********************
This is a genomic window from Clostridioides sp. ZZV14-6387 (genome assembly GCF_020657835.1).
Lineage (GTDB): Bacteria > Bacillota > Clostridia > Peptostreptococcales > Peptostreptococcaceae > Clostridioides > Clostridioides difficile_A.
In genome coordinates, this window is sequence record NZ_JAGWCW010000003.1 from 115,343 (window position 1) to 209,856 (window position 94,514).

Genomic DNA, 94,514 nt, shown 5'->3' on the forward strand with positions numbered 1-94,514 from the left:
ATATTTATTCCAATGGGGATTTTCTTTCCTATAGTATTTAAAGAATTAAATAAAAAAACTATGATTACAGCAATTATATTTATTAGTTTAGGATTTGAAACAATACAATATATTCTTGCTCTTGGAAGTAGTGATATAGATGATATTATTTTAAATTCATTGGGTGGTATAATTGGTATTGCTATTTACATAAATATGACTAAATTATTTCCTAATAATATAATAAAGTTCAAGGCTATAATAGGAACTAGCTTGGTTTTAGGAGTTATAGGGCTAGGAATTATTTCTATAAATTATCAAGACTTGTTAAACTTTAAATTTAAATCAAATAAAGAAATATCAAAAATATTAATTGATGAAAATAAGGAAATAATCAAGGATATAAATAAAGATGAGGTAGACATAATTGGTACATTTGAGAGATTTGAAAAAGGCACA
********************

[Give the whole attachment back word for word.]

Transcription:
This is a genomic window from Clostridioides sp. ZZV14-6387 (genome assembly GCF_020657835.1).
Lineage (GTDB): Bacteria > Bacillota > Clostridia > Peptostreptococcales > Peptostreptococcaceae > Clostridioides > Clostridioides difficile_A.
In genome coordinates, this window is sequence record NZ_JAGWCW010000003.1 from 115,343 (window position 1) to 209,856 (window position 94,514).

Genomic DNA, 94,514 nt, shown 5'->3' on the forward strand with positions numbered 1-94,514 from the left:
ATATTTATTCCAATGGGGATTTTCTTTCCTATAGTATTTAAAGAATTAAATAAAAAAACTATGATTACAGCAATTATATTTATTAGTTTAGGATTTGAAACAATACAATATATTCTTGCTCTTGGAAGTAGTGATATAGATGATATTATTTTAAATTCATTGGGTGGTATAATTGGTATTGCTATTTACATAAATATGACTAAATTATTTCCTAATAATATAATAAAGTTCAAGGCTATAATAGGAACTAGCTTGGTTTTAGGAGTTATAGGGCTAGGAATTATTTCTATAAATTATCAAGACTTGTTAAACTTTAAATTTAAATCAAATAAAGAAATATCAAAAATATTAATTGATGAAAATAAGGAAATAATCAAGGATATAAATAAAGATGAGGTAGACATAATTGGTACATTTGAGAGATTTGAAAAAGGCACA